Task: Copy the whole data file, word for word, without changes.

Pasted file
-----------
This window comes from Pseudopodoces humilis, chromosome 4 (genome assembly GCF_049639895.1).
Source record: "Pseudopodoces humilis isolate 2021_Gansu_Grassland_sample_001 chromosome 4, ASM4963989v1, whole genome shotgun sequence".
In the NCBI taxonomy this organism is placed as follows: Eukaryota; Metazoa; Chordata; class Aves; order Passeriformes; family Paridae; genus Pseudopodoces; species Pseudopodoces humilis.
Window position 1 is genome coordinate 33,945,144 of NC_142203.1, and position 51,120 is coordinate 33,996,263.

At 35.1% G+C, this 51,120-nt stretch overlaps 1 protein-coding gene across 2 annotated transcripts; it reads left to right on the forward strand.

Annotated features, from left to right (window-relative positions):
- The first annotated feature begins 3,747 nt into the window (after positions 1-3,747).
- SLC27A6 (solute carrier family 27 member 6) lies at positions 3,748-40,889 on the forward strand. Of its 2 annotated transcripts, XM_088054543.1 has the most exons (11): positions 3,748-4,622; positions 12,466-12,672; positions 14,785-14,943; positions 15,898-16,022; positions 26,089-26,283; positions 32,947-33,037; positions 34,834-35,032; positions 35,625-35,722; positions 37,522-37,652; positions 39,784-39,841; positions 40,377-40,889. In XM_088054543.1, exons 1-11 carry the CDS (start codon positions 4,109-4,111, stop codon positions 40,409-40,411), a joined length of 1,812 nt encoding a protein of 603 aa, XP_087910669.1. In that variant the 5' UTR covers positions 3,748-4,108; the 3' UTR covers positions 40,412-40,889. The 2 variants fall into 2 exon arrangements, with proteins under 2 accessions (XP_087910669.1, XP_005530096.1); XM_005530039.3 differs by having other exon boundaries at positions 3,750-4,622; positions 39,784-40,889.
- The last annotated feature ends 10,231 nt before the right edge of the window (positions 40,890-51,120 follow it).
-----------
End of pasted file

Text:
This window comes from Pseudopodoces humilis, chromosome 4 (genome assembly GCF_049639895.1).
Source record: "Pseudopodoces humilis isolate 2021_Gansu_Grassland_sample_001 chromosome 4, ASM4963989v1, whole genome shotgun sequence".
In the NCBI taxonomy this organism is placed as follows: Eukaryota; Metazoa; Chordata; class Aves; order Passeriformes; family Paridae; genus Pseudopodoces; species Pseudopodoces humilis.
Window position 1 is genome coordinate 33,945,144 of NC_142203.1, and position 51,120 is coordinate 33,996,263.

At 35.1% G+C, this 51,120-nt stretch overlaps 1 protein-coding gene across 2 annotated transcripts; it reads left to right on the forward strand.

Annotated features, from left to right (window-relative positions):
- The first annotated feature begins 3,747 nt into the window (after positions 1-3,747).
- SLC27A6 (solute carrier family 27 member 6) lies at positions 3,748-40,889 on the forward strand. Of its 2 annotated transcripts, XM_088054543.1 has the most exons (11): positions 3,748-4,622; positions 12,466-12,672; positions 14,785-14,943; positions 15,898-16,022; positions 26,089-26,283; positions 32,947-33,037; positions 34,834-35,032; positions 35,625-35,722; positions 37,522-37,652; positions 39,784-39,841; positions 40,377-40,889. In XM_088054543.1, exons 1-11 carry the CDS (start codon positions 4,109-4,111, stop codon positions 40,409-40,411), a joined length of 1,812 nt encoding a protein of 603 aa, XP_087910669.1. In that variant the 5' UTR covers positions 3,748-4,108; the 3' UTR covers positions 40,412-40,889. The 2 variants fall into 2 exon arrangements, with proteins under 2 accessions (XP_087910669.1, XP_005530096.1); XM_005530039.3 differs by having other exon boundaries at positions 3,750-4,622; positions 39,784-40,889.
- The last annotated feature ends 10,231 nt before the right edge of the window (positions 40,890-51,120 follow it).